Kratom is safe for consumers: DEA Got It Wrong Once; Let’s Not Repeat Mistake
The recent media reports on the accidental and unexplained death in New York of Tupper Lake police Sgt. Matthew Dana, who suffered a hemorrhagic pulmonary edema (blood in the lungs) that caused this fatality, has sparked a national controversy.
The American Kratom Association (AKA) certainly extends condolences to the Officer Dana’s family, and we recognize the sensitivity of the controversy that has emerged on whether kratom is properly characterized as the cause of his death.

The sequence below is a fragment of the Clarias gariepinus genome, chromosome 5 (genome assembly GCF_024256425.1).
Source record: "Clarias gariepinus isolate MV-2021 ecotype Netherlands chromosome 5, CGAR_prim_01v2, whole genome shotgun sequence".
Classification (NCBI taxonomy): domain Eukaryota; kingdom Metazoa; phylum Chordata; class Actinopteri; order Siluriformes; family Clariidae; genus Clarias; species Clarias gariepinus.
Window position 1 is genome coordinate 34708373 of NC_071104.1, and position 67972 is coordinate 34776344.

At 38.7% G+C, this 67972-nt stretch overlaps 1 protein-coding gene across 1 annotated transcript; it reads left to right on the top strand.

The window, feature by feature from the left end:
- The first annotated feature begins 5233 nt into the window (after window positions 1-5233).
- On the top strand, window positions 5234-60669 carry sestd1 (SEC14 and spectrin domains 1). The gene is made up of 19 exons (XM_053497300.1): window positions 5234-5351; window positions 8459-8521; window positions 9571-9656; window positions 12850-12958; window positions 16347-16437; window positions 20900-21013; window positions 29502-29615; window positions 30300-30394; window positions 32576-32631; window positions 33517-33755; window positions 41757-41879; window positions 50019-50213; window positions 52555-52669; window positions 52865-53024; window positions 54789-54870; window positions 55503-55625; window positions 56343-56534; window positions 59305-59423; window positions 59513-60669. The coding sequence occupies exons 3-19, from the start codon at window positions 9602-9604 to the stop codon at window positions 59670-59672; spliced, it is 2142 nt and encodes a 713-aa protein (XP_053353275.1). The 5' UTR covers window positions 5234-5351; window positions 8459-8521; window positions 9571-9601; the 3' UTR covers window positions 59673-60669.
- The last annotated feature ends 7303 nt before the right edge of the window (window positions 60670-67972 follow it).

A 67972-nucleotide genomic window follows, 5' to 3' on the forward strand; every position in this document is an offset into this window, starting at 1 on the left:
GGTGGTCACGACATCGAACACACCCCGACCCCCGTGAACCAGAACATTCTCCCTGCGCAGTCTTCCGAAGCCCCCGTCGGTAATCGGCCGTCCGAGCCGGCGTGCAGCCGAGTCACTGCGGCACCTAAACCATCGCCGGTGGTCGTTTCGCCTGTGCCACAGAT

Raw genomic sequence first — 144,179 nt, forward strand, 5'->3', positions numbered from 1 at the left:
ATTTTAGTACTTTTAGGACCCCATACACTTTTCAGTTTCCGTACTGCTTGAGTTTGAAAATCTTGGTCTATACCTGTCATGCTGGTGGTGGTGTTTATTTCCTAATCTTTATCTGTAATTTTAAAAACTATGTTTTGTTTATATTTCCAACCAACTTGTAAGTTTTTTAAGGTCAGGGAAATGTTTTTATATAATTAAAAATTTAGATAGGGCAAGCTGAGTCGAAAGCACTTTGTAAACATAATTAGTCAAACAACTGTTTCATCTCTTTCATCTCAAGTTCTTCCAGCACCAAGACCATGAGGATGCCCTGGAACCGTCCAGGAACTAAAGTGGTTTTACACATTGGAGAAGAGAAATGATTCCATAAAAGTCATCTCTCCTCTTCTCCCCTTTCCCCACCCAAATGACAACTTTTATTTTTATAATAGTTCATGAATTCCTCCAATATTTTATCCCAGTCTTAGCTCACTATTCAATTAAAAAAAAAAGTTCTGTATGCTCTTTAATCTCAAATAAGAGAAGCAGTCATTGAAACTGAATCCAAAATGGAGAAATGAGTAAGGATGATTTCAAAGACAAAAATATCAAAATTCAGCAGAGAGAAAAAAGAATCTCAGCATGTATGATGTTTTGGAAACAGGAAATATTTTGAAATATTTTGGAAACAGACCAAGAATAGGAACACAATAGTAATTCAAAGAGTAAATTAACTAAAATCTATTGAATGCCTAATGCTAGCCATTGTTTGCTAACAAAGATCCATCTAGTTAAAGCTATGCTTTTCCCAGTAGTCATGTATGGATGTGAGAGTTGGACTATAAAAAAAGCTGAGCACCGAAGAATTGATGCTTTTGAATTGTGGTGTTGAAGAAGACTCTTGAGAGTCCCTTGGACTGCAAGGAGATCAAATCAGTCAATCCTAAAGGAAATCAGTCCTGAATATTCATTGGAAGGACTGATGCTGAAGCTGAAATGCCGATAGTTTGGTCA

There are two important considerations every reasonable person should make before leaping to any unfounded conclusion that the use of kratom by a consumer necessarily led to a fatality.
First, respected scientists have concluded that health care professionals often incorrectly use the term “overdose” as a cause of death when many substance-related overdose deaths involve combinations of substances such as alcohol, sedatives, and opioids and it is not often clear which substance should be listed as the primary cause of death (Gudin et al., Rudd et al., 2016; Ossiander, 2014).
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